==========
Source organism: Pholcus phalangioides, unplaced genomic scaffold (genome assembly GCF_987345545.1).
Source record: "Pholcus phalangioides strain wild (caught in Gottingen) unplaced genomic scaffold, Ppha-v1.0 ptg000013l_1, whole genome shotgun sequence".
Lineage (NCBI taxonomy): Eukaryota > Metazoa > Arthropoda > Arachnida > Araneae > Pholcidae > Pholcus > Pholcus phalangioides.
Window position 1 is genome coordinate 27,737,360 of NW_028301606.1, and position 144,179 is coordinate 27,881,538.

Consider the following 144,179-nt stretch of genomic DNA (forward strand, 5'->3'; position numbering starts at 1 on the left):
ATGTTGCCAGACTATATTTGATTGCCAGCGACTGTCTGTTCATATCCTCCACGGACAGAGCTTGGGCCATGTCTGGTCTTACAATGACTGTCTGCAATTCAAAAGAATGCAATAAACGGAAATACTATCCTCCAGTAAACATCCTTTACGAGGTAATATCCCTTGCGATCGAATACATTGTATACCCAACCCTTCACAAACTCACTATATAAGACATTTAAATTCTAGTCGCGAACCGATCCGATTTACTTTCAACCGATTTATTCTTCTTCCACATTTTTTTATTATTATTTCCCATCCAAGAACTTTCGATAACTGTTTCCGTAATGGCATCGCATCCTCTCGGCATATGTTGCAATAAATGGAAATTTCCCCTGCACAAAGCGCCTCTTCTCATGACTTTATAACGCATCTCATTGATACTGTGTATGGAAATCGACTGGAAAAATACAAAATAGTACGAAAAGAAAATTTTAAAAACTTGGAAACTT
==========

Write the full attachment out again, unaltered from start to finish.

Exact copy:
Source organism: Pholcus phalangioides, unplaced genomic scaffold (genome assembly GCF_987345545.1).
Source record: "Pholcus phalangioides strain wild (caught in Gottingen) unplaced genomic scaffold, Ppha-v1.0 ptg000013l_1, whole genome shotgun sequence".
Lineage (NCBI taxonomy): Eukaryota > Metazoa > Arthropoda > Arachnida > Araneae > Pholcidae > Pholcus > Pholcus phalangioides.
Window position 1 is genome coordinate 27,737,360 of NW_028301606.1, and position 144,179 is coordinate 27,881,538.

Consider the following 144,179-nt stretch of genomic DNA (forward strand, 5'->3'; position numbering starts at 1 on the left):
ATGTTGCCAGACTATATTTGATTGCCAGCGACTGTCTGTTCATATCCTCCACGGACAGAGCTTGGGCCATGTCTGGTCTTACAATGACTGTCTGCAATTCAAAAGAATGCAATAAACGGAAATACTATCCTCCAGTAAACATCCTTTACGAGGTAATATCCCTTGCGATCGAATACATTGTATACCCAACCCTTCACAAACTCACTATATAAGACATTTAAATTCTAGTCGCGAACCGATCCGATTTACTTTCAACCGATTTATTCTTCTTCCACATTTTTTTATTATTATTTCCCATCCAAGAACTTTCGATAACTGTTTCCGTAATGGCATCGCATCCTCTCGGCATATGTTGCAATAAATGGAAATTTCCCCTGCACAAAGCGCCTCTTCTCATGACTTTATAACGCATCTCATTGATACTGTGTATGGAAATCGACTGGAAAAATACAAAATAGTACGAAAAGAAAATTTTAAAAACTTGGAAACTT